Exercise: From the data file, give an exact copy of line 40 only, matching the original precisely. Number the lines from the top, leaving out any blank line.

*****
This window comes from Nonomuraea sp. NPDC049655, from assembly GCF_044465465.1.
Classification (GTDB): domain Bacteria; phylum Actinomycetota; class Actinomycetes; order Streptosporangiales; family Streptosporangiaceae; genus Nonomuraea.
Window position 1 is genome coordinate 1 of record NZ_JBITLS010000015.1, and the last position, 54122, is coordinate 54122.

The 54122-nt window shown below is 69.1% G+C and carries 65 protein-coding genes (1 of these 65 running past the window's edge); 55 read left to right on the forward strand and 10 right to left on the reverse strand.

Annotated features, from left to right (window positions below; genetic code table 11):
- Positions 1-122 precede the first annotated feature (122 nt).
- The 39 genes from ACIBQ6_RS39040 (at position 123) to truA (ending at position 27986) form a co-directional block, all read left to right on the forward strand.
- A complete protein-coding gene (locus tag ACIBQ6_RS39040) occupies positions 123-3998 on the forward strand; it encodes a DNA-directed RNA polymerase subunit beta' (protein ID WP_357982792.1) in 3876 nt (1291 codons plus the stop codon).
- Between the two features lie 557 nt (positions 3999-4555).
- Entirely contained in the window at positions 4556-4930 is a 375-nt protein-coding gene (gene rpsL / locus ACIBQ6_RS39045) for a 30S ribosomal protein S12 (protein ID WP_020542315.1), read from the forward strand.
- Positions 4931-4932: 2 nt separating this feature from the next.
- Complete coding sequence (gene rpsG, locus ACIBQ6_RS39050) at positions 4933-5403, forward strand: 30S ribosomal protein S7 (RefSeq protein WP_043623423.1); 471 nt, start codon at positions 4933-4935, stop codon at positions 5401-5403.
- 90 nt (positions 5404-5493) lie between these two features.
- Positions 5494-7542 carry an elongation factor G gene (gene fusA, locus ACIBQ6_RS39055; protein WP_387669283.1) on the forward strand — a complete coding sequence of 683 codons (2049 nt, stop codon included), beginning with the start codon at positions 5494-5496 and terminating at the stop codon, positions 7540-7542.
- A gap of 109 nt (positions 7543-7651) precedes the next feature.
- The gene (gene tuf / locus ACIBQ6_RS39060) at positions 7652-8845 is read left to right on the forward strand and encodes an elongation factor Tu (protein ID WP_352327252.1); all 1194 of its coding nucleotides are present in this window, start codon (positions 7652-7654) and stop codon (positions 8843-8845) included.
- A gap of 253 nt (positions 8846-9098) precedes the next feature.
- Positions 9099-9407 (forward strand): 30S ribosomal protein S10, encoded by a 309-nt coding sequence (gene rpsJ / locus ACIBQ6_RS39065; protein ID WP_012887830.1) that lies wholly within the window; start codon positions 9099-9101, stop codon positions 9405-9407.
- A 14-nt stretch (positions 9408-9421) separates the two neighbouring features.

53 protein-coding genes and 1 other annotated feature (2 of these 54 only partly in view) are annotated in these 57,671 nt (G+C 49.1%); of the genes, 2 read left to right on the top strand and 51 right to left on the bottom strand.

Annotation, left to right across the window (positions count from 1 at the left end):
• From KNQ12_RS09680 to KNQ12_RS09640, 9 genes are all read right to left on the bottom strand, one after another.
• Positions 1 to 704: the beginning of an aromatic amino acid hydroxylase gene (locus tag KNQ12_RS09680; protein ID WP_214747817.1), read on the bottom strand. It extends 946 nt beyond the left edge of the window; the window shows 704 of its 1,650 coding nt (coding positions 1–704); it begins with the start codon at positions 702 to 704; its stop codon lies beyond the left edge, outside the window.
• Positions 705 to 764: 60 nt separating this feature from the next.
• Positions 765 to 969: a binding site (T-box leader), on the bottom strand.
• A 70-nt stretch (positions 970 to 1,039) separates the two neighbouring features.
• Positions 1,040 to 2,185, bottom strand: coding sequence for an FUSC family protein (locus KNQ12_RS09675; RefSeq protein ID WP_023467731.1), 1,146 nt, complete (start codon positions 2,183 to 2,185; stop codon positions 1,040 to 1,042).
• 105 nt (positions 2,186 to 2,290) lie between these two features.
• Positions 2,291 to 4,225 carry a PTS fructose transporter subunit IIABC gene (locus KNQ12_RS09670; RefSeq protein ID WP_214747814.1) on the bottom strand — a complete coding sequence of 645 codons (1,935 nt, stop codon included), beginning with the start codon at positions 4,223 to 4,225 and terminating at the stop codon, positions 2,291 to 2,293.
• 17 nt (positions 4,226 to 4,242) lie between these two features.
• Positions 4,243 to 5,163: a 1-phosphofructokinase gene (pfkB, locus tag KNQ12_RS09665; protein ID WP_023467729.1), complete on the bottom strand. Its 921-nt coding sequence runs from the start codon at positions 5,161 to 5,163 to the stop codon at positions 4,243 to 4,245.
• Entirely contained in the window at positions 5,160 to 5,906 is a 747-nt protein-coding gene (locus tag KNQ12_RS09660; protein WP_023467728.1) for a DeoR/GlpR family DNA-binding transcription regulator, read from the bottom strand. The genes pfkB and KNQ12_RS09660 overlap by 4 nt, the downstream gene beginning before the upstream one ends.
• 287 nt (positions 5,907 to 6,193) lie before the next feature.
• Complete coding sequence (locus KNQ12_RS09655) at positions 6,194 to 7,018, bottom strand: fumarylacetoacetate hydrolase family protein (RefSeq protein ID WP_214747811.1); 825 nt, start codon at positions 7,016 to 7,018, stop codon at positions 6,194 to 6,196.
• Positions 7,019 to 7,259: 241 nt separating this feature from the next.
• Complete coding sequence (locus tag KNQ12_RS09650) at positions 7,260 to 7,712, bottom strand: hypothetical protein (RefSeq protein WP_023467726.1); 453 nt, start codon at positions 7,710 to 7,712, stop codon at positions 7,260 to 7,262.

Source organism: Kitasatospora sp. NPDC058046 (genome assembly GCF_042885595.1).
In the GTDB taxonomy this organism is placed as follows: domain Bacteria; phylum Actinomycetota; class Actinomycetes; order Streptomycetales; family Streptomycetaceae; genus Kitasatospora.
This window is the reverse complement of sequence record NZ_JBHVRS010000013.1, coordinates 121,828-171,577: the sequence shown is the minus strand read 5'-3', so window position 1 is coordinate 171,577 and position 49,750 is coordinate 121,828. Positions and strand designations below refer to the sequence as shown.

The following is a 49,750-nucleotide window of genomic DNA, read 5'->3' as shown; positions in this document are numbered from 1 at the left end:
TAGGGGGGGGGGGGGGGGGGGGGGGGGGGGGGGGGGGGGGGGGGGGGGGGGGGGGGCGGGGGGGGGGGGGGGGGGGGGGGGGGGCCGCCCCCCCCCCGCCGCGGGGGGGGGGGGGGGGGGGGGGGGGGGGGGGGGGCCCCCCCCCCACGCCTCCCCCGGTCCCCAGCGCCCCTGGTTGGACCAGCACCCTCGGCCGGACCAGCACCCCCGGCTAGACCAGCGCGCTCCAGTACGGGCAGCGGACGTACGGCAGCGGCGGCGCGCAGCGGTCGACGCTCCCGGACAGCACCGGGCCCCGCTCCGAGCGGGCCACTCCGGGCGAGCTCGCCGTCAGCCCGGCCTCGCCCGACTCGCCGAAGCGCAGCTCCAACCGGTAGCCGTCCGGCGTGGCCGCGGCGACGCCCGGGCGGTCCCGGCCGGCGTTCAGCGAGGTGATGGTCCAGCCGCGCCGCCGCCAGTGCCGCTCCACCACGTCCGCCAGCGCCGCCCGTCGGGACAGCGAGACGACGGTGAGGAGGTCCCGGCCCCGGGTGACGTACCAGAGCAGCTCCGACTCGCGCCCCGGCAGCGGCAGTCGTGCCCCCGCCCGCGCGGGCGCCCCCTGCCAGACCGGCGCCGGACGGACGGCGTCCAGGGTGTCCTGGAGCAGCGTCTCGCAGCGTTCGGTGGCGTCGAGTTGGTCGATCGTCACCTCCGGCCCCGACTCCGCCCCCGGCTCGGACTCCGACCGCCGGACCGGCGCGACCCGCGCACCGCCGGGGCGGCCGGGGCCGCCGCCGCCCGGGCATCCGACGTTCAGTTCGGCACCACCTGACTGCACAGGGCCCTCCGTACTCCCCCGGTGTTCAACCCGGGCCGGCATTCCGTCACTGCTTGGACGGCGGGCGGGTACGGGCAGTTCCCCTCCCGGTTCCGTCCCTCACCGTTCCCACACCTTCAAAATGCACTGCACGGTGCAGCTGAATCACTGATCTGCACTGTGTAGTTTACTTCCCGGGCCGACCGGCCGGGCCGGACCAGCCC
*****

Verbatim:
The following is a 49,750-nucleotide window of genomic DNA, read 5'->3' as shown; positions in this document are numbered from 1 at the left end: